10-21-2004, 01:37 PM
How do you cope with the "other parents"? Do you have a decent working relationship, or does it seem like every conversation is a fight? Share with us your tips and strategies for blending the perfect family!
10-21-2004, 07:37 PM
well, the father of my first two children ended up with a DVO (domestic violence order) against him...so right now we have no contact...all communication is done through his mother, which quite honestly is worse, imo. We are also going through a very nasty custody battle...I currently have sole custody of both kids and he sees them every other weekend. WHen the DVO does expire, I do fear how we will communicate about these kids, because his family is hellbent on destroying me because I sought protection during a time when the kids and i needed it. Because of the custody battle, everything has become a game of "who does what better" and the blame game for anything, even normal kids stuff. All in all, I was and still am willing to have joint custody with him, because I think the kids deserve time with him, and to know him so they know who they are....but because i "ruined his life" with the DVO (it expires in 5 months) he has done everything he can to make my life difficult...Im a very fair person and to this day I still give him the benefit of the doubt, so Im not trying to play a victim here, or be bitter. I honestly wish we could work together in the best interest of our kids. I guess its a matter of maturity.
Fortunately, I have the greatest DH ever....he is so patient and understanding, and has never been jealous or upset by the conflict in our lives because of my ex. He approaches everything as "we", a tea, approach, rather then just me and my past. I am very lucky in the aspect, because if and when the day comes when my ex and i can share parenting amicably, i know DH will not be confrontational rather he will also be very amicable for the sake of our kids.
Not sure if this helped any...but i wanted to add my two cents.
11-09-2004, 05:15 AM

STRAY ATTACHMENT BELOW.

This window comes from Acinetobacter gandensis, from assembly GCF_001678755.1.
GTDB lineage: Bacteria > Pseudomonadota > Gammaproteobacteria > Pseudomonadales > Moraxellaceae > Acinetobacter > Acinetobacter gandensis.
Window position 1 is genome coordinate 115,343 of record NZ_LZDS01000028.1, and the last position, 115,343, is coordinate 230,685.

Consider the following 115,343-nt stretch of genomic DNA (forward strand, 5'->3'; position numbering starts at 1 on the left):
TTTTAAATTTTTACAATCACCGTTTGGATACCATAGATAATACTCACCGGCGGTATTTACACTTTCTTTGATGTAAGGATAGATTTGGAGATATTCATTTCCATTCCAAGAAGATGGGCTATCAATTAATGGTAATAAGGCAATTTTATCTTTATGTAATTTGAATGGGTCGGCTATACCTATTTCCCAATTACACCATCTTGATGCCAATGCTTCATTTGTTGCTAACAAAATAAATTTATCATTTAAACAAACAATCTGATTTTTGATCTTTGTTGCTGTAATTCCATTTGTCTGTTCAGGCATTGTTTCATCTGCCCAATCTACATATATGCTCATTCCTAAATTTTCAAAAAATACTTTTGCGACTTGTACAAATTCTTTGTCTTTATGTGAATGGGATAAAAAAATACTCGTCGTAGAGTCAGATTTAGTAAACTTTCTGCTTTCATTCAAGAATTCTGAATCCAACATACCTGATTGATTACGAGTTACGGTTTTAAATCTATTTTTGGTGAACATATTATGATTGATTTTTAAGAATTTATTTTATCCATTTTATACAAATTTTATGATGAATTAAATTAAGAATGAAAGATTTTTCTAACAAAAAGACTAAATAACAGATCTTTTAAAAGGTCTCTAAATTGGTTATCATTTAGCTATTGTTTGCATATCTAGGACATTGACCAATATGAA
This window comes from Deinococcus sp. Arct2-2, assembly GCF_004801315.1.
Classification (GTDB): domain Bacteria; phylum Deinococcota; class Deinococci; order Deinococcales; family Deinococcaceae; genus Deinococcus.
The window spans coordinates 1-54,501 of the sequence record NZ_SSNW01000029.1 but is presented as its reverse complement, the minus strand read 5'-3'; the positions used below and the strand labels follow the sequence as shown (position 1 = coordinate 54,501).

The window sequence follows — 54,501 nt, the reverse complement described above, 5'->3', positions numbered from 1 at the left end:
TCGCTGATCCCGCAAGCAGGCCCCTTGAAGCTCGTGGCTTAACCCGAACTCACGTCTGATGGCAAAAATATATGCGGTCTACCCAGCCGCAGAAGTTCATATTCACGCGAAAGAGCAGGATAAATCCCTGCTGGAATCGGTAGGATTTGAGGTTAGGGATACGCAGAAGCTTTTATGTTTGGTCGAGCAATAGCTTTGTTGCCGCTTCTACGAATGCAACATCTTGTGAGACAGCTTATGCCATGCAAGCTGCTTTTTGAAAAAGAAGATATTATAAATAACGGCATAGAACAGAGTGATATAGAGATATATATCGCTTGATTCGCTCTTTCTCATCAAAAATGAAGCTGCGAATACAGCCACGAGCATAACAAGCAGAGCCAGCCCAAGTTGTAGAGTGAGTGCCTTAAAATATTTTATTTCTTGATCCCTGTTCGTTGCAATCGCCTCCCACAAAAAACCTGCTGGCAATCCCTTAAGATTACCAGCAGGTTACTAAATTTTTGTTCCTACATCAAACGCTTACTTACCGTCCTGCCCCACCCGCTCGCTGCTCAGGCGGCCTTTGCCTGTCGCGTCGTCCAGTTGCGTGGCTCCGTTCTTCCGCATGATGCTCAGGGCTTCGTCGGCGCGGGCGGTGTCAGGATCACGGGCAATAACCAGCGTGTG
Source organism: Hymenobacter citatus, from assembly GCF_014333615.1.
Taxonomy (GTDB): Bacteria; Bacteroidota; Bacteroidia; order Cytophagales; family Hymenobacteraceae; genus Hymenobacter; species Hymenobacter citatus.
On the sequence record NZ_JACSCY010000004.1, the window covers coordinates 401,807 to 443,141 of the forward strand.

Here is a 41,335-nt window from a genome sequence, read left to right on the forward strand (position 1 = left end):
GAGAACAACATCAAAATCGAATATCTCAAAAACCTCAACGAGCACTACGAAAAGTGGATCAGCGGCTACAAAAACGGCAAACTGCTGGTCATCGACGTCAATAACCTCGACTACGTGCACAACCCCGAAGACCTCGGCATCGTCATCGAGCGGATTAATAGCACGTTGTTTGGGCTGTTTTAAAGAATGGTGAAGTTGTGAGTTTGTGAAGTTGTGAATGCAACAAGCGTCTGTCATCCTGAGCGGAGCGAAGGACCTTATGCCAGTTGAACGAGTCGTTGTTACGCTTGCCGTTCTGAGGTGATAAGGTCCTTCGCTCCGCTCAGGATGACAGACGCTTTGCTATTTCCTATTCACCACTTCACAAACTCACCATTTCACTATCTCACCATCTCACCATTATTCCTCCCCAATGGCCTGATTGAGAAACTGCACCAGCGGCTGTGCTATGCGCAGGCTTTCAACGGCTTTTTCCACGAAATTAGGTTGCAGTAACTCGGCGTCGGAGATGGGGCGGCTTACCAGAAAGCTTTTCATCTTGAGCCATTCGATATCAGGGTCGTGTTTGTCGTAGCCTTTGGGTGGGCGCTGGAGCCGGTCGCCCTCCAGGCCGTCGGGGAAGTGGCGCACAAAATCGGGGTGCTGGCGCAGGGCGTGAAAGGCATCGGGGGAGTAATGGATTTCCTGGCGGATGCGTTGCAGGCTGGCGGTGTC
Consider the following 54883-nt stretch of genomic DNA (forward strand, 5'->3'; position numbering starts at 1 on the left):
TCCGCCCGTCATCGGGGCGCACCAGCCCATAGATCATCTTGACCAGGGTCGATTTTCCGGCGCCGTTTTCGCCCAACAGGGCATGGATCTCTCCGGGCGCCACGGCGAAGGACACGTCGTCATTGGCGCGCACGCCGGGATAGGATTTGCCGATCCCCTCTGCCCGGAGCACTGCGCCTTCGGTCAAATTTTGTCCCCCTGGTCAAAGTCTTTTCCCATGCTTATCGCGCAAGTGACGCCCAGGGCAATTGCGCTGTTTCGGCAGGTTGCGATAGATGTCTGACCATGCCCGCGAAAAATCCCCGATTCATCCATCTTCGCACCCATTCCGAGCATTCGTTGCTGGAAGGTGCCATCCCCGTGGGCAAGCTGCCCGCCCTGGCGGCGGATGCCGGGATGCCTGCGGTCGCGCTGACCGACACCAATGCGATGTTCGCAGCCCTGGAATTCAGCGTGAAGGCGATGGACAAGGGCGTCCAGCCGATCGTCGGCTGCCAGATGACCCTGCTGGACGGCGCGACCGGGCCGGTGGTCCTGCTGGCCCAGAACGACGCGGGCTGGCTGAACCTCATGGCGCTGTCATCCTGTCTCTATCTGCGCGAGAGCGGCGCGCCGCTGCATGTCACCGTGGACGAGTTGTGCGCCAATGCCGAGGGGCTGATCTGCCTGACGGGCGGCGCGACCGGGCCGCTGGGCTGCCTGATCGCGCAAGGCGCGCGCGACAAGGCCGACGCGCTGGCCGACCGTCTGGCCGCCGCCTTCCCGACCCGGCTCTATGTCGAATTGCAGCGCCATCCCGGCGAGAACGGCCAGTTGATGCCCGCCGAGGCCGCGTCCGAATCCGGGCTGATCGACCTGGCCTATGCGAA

Speaking as a child of a multiple-times-blended family (that is, both parents and all my steps divorced and remarried repeatedly), one of the things that made a HUGE difference to me was my parents speaking of the other parent respectfully in my presence. Honesty was definitely a part of it - my mom didn't say 'your dad is very responsible' or 'you can trust everything he says', for example, but she worked hard to find positive things to say about what his good features were, and was as brief and factual as possible about the things she wanted me to be cautious about.
For example, my mom often told me that my father a) loved me deeply, b) had a great gift for thinking on his feet (and she had examples), c) was the single most brilliant gift-giver she'd ever met (he could really grasp what would thrill someone and find just the perfect gift). She also made it clear that a) their relationship ended because of issues between them, not us, b) he had problems with depression, and c) he had problems with money. Beyond that, it was up to us to develop our own relationship to him, learn his good and bad features regarding OUR relationship (which she recognized might be different than the things that worked and did not with the marriage), and encouraged us to think about how to be in relationship with him (how to make ourselves feel safe, loved, and cared for, regarding him).